An Overview of Fingerprints in Colin’s Case

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The Story of Finger Print’s in the case of Colin Marr

                              If we accept that there were initial errors on the night of Colin Marr’s death, the communications from Fife Police would have us believe that this is the only failing. It seems worthy of note that in documentation we have, it was stated around February 2008 that this case was to be treated as suspicious until such time as homicide could be eliminated. From this it is unbelievable that the fingerprints on the knife did not start to be tested for until late 2008.

In our meetings with the Procurator Fiscal in 2009, we were told by Fife police that there was only signs of a single partial print on the knife handle. We had stated that we had been told by one of his officers that there were more signs of prints, this was vehemently rebutted. In February 2011 at the FAI it was clear that there were other signs of the knife been held at the bottom of the blade (area closest to handle). The quality was poor for recovering fingerprints in this area but the DNA was also destroyed in recovering the single partial on the handle.

From the partial that was recovered, it was established that it was not the other key person’s print. The problem now remained, how could it be proven that it was Colin’s print as he had been cremated and had no prints taken. They set about this by eliminating other potential handlers of the knife and also comparing documents that were probably handled by Colin.  In doing this they got what was thought to be a match from the documents and decided it was Colin’s print. Unfortunately they did not set above eliminating who may have held the documentation and today, five years on, this is still an issue as not everyone has been eliminated.

From our perspective we do believe that the print is most likely Colin’s but there are two things that need to be considered before assuming that this shows that this was carried out by Colin;-

The first being that, as the knife was in the house, it could have been used by Colin at any time prior to that evening. This would have been just as true if another person who lived in the house prints were found to be present. Also, it was widely state at the FAI by Fingerprint experts that not everyone leaves prints.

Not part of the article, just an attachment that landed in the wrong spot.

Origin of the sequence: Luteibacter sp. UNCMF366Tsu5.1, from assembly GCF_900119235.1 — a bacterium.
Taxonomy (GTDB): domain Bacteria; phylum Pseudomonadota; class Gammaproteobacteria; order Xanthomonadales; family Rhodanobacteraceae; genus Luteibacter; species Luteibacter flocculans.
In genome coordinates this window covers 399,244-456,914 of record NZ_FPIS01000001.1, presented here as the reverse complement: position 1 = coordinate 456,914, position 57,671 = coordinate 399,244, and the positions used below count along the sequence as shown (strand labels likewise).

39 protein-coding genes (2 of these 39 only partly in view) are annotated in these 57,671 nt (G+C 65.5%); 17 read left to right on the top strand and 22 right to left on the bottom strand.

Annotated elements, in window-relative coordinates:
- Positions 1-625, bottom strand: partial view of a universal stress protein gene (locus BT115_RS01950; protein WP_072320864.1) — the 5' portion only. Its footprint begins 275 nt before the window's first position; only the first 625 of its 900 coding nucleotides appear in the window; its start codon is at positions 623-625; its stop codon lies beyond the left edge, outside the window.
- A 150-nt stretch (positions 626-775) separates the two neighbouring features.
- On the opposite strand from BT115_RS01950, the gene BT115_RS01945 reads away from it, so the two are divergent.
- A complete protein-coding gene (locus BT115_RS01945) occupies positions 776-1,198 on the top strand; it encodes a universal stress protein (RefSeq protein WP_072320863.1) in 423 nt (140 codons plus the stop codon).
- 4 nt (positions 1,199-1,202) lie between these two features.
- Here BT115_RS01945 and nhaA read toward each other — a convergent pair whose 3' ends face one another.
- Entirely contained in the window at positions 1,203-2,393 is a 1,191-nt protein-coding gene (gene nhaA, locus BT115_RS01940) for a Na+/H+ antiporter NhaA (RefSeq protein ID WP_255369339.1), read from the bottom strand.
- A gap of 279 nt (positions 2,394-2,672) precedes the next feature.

The second being, is the print that is left congruent with the act that took place. In this case there is a lot of room for debate. According to an expert considering, the force taken to make the wound, the force required to remove the knife, it had to be gripped with great force. Also, whoever did this would be in a highly agitated state and would be perspiring through their hands. The expectation therefore is that there would be very clear signs that the knife had been held and particularly that of palm prints.  In this case these physical expectations were not present.

As this was about the only tangible point that may have shown Colin did this, fingerprints was an area of some discussion at the FAI with many experts called as witnesses. Most actually thought the print was most likely from the left hand, Colin was right handed. We also had a situation where the Junior QC for our opposite side made a suggestion that she would show that the knife had not been wiped or cleaned and therefore considering the earlier statement regarding the expectations from the physiology  ,i.e., there should be signs of a print and as it was Colin’s print it shows that self- infliction was most likely. This was a statement that undermined a key witness. She also stated that if she was wrong with regards the cleaning of the knife she would be corrected by the Crown’s QC. She was later proven to be wrong but the problems she caused were never corrected by the QC and the key witness was never brought back to re-represent his views.

We did have an expert from outside of the Scotland who presented his findings based upon techniques that are used in other countries. Unfortunately, in the end, as these techniques were not used in Scotland his findings were deemed inadmissible.

In the end the outcome of all of this deliberation was that the position was neutral, fingerprints as they were presented proved nothing.